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April 12, 2006

Off Circuit - Erich Zeisel's Requiem, John White's 70th Birthday Concert, and the Navarra String Quartet

Posted by David Conway

Erich Zeisl's Requiem
Alyth Choral Society and Orchestra
Nothwestern Reform Synagogue, Temple Fortune, London
2nd April 2006

John White's 70th Birthday Concert
Wilton's Music Hall
9th April 2006

Navarra String Quartet
St. James's, Piccadilly, London
10th April 2006

Three events I have attended over recent days give some indication of the astonishing musical variety available off the beaten track to Londoners, if we keep a weather eye open to spot them.

Erich Zeisl (1905-1959) features in the authoritative Grove Dictionary of Music, which lists his songs, instrumental and choral music. The music of his which is most often heard, however, is not given a mention; namely, the scores to such films as Lassie Come Home, The Postman Always Rings Twice and Abbott and Costello Meet the Invisible Man. For Zeisl, born a Jew in Austria, despite a promising start to his career in Vienna, found it soon overshadowed by political events, and escaped in 1938, first to Paris and then to the US. There he quickly found, as did many similarly displaced musicians, that the only hope of earning a living was not by writing masterpieces in New York, but by heading out to the Hollywood studios. Whilst Zeisl scraped a living on the music production line there, (normally without credits), he felt isolated and unhappy, and convinced that his genius deserved better. Given the fates of the many musicians who ended in the concentration camps, including composers such as Viktor Ullmann and Erwin Schulhoff, it is difficult to feel too much pain on Zeisl's behalf. However, the enterprising Alyth Choral Society gave us an opportunity to judge the composer at first hand, with a UK premiere of his Requiem ebraico, a setting in Hebrew of Psalm 92 for choir, soloists and orchestra.

Over the same weekend, the work also received its Israeli premiere with the Israel Philharmonic under Zubin Mehta. Doubtless that performance was more polished, although it can scarcely have had more commitment than that of the Alyth ensemble, which is based in a North London synagogue, and has been active for nearly twenty-five years under the guiding hand of its founder Viviene Bellos (who also sang, very finely, the soprano solo part in the Requiem). We also had the benefit of a prefatory talk by Michael Haas, an expert on the Entartete Musik (forbidden music) of the Nazi era, which told a not unfamiliar story – a youthful prodigy, a song published at the age of fourteen (sounding to me something of a rip-off of Brahms's Serious Songs), an early Austrian State prize (for a Catholic mass), a ban on publication, a return to Jewish roots in exile.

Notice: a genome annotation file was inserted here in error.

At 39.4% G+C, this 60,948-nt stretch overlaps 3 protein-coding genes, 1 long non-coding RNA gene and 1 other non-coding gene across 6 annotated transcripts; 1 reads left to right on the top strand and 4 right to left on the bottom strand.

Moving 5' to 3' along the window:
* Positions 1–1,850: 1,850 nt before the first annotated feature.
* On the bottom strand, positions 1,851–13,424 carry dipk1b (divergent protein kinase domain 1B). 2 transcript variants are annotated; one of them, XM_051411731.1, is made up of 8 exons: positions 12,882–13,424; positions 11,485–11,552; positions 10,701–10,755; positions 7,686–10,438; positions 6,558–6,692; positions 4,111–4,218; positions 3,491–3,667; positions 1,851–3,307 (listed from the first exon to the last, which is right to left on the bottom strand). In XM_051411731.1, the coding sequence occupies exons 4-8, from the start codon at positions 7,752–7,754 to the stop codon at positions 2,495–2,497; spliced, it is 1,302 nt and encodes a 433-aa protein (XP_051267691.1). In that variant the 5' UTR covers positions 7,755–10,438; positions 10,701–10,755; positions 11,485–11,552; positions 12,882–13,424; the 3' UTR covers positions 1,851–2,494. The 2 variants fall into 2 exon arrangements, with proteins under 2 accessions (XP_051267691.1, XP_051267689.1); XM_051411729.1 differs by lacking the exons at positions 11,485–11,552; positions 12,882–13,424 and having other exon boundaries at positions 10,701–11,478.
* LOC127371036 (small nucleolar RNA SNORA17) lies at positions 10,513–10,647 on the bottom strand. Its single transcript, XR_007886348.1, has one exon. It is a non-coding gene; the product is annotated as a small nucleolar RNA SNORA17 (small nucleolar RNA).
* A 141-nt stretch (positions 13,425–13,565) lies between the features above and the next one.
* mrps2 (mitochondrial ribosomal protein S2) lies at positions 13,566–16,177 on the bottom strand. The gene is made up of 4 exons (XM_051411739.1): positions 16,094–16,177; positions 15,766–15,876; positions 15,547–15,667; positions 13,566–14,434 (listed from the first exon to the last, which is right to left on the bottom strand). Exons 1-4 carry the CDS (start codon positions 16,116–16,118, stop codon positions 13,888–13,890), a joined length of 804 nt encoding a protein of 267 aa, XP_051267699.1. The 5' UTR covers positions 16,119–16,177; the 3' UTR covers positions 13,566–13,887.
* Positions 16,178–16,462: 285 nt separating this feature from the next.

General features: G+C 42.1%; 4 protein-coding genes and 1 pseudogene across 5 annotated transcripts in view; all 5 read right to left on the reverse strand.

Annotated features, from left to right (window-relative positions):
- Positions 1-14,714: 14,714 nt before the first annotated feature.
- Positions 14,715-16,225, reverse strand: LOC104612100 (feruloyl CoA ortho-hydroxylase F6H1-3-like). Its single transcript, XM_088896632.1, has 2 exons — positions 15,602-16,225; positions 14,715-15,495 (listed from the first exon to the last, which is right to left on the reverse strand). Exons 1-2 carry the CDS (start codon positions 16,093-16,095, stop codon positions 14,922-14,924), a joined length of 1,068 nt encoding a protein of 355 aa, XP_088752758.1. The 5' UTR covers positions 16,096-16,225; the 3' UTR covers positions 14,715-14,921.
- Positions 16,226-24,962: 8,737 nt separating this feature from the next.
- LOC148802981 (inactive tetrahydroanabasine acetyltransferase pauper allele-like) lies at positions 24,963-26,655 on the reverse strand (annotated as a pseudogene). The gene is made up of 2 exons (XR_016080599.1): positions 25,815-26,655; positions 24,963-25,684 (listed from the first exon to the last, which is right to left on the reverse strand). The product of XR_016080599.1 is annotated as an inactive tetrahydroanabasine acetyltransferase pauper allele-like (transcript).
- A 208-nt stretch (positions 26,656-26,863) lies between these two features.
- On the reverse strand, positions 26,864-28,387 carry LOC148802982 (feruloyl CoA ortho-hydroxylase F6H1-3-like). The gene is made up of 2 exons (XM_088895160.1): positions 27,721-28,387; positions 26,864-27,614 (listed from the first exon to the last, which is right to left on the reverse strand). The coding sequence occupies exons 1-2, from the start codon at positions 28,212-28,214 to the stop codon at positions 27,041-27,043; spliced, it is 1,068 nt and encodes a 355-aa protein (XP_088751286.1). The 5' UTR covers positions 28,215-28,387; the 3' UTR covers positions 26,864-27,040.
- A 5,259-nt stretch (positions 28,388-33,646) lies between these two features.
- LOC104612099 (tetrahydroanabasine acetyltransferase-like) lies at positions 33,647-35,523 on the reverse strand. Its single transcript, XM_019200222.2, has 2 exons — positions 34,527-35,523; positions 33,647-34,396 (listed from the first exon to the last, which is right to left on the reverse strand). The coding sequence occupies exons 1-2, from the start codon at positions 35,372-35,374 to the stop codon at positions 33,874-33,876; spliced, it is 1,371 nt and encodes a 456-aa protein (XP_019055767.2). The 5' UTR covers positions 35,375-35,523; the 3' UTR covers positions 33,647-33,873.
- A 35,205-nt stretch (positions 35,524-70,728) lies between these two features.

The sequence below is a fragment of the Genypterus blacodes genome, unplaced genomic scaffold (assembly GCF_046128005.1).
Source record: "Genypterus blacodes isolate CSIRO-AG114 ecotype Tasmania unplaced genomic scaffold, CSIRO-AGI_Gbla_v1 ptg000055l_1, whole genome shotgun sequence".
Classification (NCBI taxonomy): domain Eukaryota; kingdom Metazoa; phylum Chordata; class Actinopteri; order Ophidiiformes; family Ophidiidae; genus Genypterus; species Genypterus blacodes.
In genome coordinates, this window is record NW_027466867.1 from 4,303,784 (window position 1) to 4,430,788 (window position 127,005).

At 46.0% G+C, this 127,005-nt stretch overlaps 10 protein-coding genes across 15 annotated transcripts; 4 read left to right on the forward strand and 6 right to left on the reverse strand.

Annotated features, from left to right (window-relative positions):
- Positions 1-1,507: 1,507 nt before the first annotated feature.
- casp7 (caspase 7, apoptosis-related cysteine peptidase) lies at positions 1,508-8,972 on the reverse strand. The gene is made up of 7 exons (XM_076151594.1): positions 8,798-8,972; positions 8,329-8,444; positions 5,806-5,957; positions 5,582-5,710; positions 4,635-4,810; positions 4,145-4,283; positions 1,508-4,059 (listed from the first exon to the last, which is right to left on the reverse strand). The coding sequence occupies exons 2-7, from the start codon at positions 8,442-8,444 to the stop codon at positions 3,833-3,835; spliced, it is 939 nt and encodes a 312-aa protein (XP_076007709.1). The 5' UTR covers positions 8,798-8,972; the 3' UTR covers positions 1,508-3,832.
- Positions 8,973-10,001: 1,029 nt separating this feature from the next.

And the Requiem itself tells this same tale. Highly conservative in its style – think somewhere between Brahms's and Kodály's choral music with the occasional added orientalism – it was written in the years 1944-45 to commemorate the composer's father, but at a time when perhaps the full catastrophe of Central European Judaism was not yet fully known; therefore clearly more full of the spirit of sorrow than of anger. But what, ironically, fully places its composer in context is the Requiem's closing passage, a fugal chorus squarely in the tradition of Bach via Mendelssohn. In its way this well-crafted but ultimately uncompelling piece, hovering between two traditions honoured by its composer, is a metaphor for the tragic comedy of German-Jewish relations of the preceding 150 years. Perhaps Hollywood was indeed the right place for Zeisl's genuine talents; one's chastening conclusion is that not everyone whose voice is suppressed is necessarily worth listening to.

Still very much with us, fortunately, is the spectacularly prolific English composer John White, whose 70th birthday was celebrated with a concert event containing a wide selection (forty-seven in fact) of his 152 piano sonatas, played by nine pianists. Many of the performances were world premieres. White also has to his credit over twenty symphonies and forty ballets, as well as a wide range of theatre and other occasional music. Not only this, he has brought into being numerous ensembles to perform not only his own music but that of his contemporaries, many with evocative names such as "The Garden Furniture Ensemble" and "The Instant Dismissal Symphony Orchestra".